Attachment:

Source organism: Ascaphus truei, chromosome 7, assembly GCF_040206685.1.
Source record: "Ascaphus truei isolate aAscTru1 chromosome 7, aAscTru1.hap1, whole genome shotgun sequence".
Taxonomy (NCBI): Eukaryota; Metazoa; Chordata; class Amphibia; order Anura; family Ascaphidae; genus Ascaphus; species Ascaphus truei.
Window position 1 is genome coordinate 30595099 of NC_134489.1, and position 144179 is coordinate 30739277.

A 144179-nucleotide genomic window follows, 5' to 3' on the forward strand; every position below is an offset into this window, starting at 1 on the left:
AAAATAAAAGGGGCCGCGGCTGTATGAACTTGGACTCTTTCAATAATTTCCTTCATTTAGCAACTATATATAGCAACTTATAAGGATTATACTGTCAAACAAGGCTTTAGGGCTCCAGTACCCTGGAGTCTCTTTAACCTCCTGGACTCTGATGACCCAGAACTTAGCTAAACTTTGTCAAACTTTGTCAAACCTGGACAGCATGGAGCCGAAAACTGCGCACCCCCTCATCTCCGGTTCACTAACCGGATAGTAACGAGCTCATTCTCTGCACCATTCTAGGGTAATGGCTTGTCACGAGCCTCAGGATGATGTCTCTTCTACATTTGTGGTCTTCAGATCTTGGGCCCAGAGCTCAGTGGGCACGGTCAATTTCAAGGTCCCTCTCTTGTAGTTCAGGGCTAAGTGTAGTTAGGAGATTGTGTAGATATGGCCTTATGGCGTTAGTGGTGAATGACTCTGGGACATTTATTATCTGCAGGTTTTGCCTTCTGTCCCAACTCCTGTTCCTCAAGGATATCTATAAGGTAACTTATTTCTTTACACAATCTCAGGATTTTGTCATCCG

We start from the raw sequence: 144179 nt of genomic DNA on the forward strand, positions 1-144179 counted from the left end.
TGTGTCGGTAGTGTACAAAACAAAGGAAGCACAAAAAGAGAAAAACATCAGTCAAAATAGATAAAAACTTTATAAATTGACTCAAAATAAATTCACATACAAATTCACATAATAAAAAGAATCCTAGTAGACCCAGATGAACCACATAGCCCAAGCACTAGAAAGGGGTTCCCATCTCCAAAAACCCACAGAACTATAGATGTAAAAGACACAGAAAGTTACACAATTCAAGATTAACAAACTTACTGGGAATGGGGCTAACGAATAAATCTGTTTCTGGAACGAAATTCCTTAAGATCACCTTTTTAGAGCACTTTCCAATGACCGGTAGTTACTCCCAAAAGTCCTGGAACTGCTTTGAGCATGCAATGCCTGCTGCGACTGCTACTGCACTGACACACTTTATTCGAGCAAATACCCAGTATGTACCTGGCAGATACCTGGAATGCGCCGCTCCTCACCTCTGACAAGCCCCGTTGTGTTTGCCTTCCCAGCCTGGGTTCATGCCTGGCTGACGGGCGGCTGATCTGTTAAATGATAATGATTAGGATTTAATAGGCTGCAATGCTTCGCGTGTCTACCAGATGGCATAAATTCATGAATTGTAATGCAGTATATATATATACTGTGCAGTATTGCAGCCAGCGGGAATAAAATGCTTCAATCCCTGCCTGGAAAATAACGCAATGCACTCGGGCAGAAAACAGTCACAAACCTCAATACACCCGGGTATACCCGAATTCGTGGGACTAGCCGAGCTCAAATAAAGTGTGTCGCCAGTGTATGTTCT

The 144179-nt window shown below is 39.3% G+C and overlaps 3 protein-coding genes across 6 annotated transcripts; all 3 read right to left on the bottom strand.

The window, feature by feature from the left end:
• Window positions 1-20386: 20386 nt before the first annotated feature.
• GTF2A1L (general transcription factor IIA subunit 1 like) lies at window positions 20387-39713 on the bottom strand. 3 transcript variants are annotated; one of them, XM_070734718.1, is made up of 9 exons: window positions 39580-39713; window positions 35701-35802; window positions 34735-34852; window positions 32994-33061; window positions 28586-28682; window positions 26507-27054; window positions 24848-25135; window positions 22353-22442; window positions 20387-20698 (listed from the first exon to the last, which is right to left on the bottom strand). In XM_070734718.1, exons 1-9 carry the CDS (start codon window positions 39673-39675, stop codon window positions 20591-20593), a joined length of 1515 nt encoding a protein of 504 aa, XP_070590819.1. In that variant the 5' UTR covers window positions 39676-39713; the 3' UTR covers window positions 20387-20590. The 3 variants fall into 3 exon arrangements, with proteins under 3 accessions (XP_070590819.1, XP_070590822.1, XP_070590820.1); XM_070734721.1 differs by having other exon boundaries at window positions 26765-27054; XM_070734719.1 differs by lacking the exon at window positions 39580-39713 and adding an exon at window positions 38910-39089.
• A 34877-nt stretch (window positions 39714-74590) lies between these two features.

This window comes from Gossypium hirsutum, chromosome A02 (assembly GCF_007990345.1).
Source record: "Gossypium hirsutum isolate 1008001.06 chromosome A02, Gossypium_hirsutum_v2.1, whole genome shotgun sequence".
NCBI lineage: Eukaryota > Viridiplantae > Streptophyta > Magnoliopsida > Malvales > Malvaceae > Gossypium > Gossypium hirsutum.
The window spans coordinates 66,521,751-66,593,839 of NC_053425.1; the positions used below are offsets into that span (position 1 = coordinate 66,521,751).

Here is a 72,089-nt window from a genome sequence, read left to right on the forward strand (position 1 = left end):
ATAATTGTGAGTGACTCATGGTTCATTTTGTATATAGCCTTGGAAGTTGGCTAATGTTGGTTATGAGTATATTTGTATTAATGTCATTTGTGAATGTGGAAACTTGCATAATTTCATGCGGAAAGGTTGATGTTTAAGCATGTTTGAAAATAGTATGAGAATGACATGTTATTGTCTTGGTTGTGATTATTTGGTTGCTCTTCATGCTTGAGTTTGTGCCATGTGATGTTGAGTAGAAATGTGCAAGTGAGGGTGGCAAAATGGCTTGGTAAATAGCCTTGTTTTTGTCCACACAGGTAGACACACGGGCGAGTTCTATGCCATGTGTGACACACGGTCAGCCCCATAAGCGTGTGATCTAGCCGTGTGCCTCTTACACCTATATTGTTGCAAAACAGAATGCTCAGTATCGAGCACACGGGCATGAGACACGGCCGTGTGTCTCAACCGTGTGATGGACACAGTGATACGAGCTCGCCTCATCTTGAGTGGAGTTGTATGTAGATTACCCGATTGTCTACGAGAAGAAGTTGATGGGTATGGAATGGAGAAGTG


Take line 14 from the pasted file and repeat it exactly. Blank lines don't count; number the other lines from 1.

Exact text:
This window comes from Gossypium hirsutum, chromosome A02 (assembly GCF_007990345.1).